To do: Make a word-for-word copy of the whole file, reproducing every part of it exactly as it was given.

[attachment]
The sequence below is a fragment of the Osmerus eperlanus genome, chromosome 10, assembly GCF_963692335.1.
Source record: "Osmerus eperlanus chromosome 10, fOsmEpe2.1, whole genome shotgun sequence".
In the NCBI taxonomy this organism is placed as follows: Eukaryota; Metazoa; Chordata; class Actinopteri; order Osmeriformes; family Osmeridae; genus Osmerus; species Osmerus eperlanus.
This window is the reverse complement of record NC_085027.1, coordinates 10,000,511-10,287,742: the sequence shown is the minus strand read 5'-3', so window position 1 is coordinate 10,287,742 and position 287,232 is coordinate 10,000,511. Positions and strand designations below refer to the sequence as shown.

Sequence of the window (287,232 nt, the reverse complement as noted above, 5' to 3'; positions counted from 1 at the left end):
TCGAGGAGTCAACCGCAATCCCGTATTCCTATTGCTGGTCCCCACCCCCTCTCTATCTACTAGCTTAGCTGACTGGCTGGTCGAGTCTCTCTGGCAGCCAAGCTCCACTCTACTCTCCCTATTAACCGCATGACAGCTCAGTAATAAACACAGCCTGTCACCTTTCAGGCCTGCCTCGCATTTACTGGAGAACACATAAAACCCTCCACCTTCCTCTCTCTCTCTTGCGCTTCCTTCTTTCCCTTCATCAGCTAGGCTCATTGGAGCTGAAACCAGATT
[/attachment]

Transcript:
The sequence below is a fragment of the Osmerus eperlanus genome, chromosome 10, assembly GCF_963692335.1.
Source record: "Osmerus eperlanus chromosome 10, fOsmEpe2.1, whole genome shotgun sequence".
In the NCBI taxonomy this organism is placed as follows: Eukaryota; Metazoa; Chordata; class Actinopteri; order Osmeriformes; family Osmeridae; genus Osmerus; species Osmerus eperlanus.
This window is the reverse complement of record NC_085027.1, coordinates 10,000,511-10,287,742: the sequence shown is the minus strand read 5'-3', so window position 1 is coordinate 10,287,742 and position 287,232 is coordinate 10,000,511. Positions and strand designations below refer to the sequence as shown.

Sequence of the window (287,232 nt, the reverse complement as noted above, 5' to 3'; positions counted from 1 at the left end):
TCGAGGAGTCAACCGCAATCCCGTATTCCTATTGCTGGTCCCCACCCCCTCTCTATCTACTAGCTTAGCTGACTGGCTGGTCGAGTCTCTCTGGCAGCCAAGCTCCACTCTACTCTCCCTATTAACCGCATGACAGCTCAGTAATAAACACAGCCTGTCACCTTTCAGGCCTGCCTCGCATTTACTGGAGAACACATAAAACCCTCCACCTTCCTCTCTCTCTCTTGCGCTTCCTTCTTTCCCTTCATCAGCTAGGCTCATTGGAGCTGAAACCAGATT